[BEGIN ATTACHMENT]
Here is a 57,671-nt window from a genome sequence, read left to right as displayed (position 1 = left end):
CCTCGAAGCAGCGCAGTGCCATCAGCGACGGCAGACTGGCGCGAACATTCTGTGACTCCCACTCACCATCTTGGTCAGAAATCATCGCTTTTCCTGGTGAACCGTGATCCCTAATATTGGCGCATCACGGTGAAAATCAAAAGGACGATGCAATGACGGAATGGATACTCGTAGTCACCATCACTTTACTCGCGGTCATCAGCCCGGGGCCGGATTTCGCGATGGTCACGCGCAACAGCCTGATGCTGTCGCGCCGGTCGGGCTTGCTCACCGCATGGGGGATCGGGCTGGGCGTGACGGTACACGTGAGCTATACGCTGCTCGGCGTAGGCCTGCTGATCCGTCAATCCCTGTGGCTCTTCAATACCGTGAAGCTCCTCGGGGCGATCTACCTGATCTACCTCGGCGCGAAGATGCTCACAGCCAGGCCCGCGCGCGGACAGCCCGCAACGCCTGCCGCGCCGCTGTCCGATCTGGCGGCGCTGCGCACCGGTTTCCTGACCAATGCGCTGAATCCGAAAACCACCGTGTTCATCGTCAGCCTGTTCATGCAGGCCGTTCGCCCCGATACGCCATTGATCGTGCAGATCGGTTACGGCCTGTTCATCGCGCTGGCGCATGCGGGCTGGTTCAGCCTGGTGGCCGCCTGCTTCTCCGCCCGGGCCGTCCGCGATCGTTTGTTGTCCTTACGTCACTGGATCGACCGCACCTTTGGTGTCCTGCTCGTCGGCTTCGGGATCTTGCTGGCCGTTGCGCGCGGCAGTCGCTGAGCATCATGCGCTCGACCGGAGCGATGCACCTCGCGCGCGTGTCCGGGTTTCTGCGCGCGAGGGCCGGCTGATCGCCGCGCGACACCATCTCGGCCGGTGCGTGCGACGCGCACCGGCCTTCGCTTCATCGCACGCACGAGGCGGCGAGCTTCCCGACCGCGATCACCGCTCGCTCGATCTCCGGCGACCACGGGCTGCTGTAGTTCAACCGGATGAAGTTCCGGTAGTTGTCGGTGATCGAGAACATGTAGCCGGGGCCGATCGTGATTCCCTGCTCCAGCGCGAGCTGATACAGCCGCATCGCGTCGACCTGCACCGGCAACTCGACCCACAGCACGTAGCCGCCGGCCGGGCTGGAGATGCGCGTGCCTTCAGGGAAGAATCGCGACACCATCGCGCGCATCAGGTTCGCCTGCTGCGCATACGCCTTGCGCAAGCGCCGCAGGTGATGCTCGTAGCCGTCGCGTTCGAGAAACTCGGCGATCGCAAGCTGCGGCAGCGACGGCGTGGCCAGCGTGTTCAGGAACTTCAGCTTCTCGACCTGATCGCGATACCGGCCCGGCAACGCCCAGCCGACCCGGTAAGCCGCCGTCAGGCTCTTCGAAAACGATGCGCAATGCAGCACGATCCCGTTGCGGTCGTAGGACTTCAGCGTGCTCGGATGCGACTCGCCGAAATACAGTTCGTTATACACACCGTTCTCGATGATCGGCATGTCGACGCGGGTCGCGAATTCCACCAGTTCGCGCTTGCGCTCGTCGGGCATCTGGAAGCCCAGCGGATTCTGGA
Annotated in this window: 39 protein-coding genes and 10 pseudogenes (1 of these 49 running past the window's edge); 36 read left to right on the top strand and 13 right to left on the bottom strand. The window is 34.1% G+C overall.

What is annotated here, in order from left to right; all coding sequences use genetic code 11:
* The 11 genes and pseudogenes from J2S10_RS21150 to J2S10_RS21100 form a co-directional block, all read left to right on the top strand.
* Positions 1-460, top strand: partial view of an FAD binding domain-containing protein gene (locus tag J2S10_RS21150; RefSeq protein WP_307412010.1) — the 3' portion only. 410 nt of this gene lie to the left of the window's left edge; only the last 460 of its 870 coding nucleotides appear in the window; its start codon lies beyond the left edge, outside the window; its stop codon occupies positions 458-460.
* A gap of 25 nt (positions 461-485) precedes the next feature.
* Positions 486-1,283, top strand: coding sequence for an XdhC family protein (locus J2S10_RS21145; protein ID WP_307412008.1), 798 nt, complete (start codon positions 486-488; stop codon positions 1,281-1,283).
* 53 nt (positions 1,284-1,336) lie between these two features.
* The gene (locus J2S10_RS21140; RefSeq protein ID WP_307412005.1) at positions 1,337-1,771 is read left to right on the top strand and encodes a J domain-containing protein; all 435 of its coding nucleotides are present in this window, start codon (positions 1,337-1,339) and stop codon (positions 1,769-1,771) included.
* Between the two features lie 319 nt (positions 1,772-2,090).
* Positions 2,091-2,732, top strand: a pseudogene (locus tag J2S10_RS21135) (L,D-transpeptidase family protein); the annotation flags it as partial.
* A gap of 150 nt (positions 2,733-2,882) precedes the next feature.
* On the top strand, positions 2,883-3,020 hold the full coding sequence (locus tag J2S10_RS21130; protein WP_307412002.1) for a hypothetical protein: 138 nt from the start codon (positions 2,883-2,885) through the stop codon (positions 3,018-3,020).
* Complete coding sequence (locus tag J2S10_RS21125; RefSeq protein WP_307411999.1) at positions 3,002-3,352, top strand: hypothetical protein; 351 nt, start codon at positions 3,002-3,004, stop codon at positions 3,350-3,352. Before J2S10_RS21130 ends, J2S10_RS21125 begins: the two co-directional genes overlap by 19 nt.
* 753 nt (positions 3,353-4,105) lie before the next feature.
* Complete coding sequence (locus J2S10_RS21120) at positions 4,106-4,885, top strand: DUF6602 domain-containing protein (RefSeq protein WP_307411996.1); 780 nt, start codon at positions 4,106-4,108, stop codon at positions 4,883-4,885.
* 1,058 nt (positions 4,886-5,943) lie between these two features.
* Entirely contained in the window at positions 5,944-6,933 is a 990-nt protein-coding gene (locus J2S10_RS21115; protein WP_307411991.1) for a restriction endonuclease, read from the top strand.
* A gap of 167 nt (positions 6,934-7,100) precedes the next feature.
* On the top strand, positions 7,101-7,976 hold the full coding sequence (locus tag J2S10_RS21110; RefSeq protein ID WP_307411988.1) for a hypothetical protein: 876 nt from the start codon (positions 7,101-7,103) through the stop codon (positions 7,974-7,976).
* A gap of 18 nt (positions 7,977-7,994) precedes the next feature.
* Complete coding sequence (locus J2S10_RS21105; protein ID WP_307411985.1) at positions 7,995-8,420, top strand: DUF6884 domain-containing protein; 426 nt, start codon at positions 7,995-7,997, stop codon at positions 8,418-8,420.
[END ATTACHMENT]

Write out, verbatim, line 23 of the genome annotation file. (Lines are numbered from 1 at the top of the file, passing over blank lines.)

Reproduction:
* Complete coding sequence (locus J2S10_RS21105; protein ID WP_307411985.1) at positions 7,995-8,420, top strand: DUF6884 domain-containing protein; 426 nt, start codon at positions 7,995-7,997, stop codon at positions 8,418-8,420.